"We're not necessarily doubting that God will do the best for us; we are wondering how painful the best will turn out to be." C. S. Lewis
I have thought about Romans 8:28 a lot lately. "And we know that in all things God works for the good of those who love him, who have been called according to his purpose." (NIV) I want to believe that God will work all things out for our good. I do believe that. God will do the best for us, but on the path to "our best" He promises that we will suffer. I also believe that we will not see the full working out of all things until God's redemptive work that He began ages ago is finally complete and all things have been made new. When the lion will lay in peace beside the lamb and the curse will be removed.
Then he showed me the river of living water, sparkling like crystal, flowing from the throne of God and of the Lamb down the middle of the broad street [of the city]. On both sides of the river was the tree of life bearing 12 kinds of fruit, producing its fruit every month. The leaves of the tree are for healing the nations, and there will no longer be any curse. Rev.22:1-2 (NIV)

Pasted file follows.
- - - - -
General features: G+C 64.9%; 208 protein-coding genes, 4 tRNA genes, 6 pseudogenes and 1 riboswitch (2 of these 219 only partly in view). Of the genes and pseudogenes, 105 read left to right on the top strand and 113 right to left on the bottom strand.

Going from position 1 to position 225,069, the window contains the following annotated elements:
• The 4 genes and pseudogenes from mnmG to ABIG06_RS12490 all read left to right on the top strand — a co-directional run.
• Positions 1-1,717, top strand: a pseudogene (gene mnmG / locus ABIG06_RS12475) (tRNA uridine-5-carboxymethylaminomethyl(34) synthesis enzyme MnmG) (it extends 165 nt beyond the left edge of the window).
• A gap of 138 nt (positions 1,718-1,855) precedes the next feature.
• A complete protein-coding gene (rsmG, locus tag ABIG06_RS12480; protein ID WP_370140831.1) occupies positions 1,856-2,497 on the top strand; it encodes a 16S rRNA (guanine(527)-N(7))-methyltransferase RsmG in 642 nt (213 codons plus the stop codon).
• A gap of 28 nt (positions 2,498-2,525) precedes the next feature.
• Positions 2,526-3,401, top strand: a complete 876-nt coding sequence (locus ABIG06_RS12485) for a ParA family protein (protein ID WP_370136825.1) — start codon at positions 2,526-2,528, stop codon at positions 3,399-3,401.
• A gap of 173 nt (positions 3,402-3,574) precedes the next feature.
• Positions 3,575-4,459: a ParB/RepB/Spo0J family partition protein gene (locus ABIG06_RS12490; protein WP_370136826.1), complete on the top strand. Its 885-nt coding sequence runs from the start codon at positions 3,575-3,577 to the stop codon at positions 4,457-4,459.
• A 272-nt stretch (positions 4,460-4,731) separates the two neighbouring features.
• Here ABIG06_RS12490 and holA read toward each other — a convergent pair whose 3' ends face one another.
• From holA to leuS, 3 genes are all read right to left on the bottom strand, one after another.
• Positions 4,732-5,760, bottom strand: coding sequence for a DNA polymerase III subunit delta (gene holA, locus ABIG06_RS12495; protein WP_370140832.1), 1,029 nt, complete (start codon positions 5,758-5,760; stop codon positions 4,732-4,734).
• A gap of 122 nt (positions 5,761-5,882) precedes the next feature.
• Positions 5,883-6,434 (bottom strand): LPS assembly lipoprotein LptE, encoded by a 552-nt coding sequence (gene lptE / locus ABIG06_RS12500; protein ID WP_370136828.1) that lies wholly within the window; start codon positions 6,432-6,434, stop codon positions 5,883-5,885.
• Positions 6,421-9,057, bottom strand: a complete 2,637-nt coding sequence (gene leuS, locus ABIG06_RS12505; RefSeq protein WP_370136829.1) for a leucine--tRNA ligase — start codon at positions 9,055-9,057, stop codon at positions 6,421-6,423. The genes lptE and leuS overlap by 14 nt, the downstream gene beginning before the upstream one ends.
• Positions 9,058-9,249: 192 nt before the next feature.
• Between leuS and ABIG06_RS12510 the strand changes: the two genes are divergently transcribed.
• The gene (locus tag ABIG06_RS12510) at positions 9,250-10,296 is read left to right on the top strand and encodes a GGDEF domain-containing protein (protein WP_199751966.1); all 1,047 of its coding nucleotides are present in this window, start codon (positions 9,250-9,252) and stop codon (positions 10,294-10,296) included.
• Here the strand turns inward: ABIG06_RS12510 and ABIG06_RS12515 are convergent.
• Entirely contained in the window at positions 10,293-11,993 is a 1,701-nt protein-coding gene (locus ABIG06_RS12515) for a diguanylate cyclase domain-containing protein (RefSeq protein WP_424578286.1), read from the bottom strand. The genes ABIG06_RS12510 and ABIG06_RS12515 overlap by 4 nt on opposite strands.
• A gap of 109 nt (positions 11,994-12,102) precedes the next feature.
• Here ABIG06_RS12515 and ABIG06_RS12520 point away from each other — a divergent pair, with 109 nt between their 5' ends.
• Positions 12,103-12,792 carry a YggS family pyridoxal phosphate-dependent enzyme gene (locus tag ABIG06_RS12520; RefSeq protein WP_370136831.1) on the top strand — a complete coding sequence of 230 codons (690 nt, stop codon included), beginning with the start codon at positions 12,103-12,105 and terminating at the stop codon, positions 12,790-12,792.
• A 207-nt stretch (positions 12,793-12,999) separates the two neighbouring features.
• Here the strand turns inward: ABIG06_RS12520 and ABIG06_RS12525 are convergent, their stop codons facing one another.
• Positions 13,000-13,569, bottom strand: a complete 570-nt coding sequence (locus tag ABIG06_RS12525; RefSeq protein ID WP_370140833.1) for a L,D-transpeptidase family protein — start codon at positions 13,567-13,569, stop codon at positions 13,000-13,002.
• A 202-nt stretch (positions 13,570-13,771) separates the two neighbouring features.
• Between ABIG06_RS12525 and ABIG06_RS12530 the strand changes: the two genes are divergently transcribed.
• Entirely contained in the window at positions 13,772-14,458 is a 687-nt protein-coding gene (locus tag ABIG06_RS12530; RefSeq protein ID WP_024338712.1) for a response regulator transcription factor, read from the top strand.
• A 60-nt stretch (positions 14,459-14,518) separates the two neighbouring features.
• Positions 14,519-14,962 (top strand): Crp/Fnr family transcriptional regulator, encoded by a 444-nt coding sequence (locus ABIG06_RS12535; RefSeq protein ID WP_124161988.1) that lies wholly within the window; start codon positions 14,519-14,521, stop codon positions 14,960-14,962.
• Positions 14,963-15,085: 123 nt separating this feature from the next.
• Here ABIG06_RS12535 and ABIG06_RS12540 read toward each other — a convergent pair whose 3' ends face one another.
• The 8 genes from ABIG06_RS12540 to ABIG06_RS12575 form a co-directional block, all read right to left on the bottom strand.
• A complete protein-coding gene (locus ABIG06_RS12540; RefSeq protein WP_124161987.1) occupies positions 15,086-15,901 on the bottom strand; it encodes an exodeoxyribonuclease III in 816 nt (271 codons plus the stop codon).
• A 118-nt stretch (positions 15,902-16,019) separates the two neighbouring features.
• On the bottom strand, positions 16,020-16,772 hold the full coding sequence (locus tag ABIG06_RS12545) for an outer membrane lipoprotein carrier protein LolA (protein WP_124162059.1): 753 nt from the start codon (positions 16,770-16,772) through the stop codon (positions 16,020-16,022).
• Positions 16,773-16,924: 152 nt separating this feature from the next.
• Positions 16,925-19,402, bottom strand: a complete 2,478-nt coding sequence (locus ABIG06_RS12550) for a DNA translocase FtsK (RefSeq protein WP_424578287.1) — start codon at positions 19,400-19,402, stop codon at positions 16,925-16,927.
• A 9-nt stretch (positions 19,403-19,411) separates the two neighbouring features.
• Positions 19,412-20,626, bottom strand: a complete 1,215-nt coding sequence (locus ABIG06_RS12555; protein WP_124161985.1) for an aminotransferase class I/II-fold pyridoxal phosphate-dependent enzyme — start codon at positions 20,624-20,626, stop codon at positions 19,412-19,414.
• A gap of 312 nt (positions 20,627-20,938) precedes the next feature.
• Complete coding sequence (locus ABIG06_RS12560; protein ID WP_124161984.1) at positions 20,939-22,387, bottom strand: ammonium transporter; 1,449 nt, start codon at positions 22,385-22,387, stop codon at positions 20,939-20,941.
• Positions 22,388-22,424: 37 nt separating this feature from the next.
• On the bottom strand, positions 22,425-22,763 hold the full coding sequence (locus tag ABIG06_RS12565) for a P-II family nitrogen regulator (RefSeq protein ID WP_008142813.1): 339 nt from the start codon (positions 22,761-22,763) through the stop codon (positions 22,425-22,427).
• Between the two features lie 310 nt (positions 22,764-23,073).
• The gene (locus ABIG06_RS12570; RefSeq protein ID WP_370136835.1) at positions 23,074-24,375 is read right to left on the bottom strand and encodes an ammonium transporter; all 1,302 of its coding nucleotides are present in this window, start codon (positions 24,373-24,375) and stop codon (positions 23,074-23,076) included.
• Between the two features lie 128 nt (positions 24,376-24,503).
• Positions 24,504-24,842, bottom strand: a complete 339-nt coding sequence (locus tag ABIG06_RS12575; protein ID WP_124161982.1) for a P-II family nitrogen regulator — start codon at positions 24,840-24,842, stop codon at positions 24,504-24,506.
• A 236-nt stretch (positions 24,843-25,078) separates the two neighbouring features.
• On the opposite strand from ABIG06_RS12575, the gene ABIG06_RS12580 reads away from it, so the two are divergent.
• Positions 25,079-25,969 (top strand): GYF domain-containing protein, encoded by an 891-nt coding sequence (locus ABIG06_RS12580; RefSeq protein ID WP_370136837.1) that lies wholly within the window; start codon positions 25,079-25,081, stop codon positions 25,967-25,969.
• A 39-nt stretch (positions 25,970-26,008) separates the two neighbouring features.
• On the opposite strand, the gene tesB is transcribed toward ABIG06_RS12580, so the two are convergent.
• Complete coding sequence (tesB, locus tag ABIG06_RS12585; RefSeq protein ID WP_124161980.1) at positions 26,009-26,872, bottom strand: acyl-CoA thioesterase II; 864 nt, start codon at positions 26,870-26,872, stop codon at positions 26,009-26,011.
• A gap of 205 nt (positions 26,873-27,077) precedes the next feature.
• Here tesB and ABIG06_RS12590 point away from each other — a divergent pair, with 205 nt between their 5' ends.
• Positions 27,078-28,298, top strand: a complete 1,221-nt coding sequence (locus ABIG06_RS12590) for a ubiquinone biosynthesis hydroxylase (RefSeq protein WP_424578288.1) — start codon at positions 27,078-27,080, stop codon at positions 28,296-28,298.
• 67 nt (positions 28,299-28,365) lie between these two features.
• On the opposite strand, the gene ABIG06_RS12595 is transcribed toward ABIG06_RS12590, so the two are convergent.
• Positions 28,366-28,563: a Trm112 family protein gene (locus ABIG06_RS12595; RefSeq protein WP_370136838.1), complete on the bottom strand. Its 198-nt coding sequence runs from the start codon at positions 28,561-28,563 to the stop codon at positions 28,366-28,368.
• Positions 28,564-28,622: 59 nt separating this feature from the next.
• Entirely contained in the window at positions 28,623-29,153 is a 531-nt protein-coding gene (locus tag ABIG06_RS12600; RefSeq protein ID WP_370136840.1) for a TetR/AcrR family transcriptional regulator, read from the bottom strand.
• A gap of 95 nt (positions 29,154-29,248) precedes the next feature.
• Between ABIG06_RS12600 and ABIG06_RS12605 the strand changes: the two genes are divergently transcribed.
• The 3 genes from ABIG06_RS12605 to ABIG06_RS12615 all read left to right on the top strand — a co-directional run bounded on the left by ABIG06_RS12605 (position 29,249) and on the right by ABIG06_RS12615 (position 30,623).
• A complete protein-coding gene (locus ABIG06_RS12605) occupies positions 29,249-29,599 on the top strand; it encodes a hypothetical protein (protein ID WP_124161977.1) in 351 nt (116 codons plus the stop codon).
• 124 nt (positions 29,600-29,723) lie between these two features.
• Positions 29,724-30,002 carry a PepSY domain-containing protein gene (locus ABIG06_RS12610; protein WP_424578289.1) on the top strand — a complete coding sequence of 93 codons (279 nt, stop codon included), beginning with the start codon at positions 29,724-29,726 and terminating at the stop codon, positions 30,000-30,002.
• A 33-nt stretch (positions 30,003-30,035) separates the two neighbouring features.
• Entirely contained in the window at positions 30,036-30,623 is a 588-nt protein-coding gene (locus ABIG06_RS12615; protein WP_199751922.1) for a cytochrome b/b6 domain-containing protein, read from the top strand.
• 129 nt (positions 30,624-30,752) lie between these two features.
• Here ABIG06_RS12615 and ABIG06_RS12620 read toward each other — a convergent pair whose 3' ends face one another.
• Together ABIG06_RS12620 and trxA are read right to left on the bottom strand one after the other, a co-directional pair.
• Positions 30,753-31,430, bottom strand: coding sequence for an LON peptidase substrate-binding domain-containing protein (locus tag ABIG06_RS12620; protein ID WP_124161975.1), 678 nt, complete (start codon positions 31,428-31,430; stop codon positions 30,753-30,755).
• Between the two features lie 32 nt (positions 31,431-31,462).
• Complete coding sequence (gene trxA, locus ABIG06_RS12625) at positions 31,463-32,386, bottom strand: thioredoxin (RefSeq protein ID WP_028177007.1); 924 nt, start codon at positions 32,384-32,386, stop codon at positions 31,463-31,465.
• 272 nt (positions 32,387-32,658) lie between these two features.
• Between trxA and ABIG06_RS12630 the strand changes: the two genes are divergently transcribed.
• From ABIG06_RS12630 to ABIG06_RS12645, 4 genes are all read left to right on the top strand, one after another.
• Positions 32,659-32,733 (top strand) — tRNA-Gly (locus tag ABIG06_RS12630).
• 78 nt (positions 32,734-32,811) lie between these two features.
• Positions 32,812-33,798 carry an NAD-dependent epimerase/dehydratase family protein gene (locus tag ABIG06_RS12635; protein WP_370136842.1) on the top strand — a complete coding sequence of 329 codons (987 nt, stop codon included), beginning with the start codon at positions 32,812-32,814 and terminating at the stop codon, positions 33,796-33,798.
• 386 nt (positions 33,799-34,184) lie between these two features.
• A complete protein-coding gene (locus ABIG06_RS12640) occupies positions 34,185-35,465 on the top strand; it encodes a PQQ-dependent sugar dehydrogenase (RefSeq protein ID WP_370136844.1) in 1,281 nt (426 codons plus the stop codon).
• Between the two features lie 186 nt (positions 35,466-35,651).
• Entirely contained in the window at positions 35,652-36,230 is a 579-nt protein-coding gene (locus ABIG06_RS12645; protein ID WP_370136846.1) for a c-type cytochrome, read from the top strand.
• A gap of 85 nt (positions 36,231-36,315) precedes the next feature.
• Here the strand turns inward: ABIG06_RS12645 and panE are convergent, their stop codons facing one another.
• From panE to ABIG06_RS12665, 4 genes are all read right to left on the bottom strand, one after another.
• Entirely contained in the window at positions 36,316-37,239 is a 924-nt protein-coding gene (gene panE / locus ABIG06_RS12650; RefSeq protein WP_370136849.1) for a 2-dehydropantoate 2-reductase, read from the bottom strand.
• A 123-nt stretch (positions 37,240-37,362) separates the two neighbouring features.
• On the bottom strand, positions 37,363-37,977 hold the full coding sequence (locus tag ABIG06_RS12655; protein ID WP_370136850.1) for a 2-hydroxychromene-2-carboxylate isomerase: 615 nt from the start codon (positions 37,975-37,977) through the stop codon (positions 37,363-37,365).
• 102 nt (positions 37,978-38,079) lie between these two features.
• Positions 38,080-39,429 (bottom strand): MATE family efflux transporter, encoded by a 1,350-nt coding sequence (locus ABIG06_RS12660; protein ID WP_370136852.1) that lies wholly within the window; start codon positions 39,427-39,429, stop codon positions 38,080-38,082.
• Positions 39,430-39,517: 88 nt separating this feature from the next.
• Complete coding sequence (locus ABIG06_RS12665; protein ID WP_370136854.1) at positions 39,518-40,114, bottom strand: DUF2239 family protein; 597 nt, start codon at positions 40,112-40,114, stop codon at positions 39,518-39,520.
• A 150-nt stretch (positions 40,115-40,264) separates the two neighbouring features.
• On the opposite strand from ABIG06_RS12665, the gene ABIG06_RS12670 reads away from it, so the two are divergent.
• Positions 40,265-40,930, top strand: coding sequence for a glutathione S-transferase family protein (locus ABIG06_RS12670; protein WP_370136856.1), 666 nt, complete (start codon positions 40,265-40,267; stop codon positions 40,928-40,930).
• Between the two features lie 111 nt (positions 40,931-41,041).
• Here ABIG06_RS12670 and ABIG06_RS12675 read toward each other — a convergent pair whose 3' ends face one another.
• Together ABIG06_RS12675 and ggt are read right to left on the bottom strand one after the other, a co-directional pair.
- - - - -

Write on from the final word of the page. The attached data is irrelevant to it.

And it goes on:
The Problem of Pain by C. S. Lewis. My copy is well worn. The cover is creased. The margins are written in, page numers are circled, selections of the text are underlined. I am a fan of Lewis, but this is one of his harder books. I remember pulling out a dictionary more than once during one of the times I read it. It has a lot of helpful insights, particularly in the chapters "Divine Omnipotence" and "Divine Goodness." True to form, there is some less than solid theology, especially in the chapters on the fall of man and animal pain. There is a lot of interesting things to think about in those chapters, but it is not solid theology. I have learned a lot from this book, and Lewis' writings have been instrumental in healing my heart a number of times.
In the chapter on Divine Goodness, Lewis compares our sanctification by God to a good man training a puppy:
"Man interferes with the dog and makes it more lovable than it was in mere nature. . .To the puppy the whole proceeding would seem, if it were a theologian, to cast grave doubts on the "goodness" of man." He goes on to say that older, fully trained dog who has been the recipient of much affection due to it's successful training to have no such doubts regarding the goodness of man. "He does not house-train the earwig or give baths to centipedes. We may wish, indeed, that we were of so little account to God that He left us alone to follow our natural impulses - that He would never give over trying to train us into something so unlike our natural selves: but once again, we are asking not for more Love, but for less."
I just wish His love didn't hurt so much right now.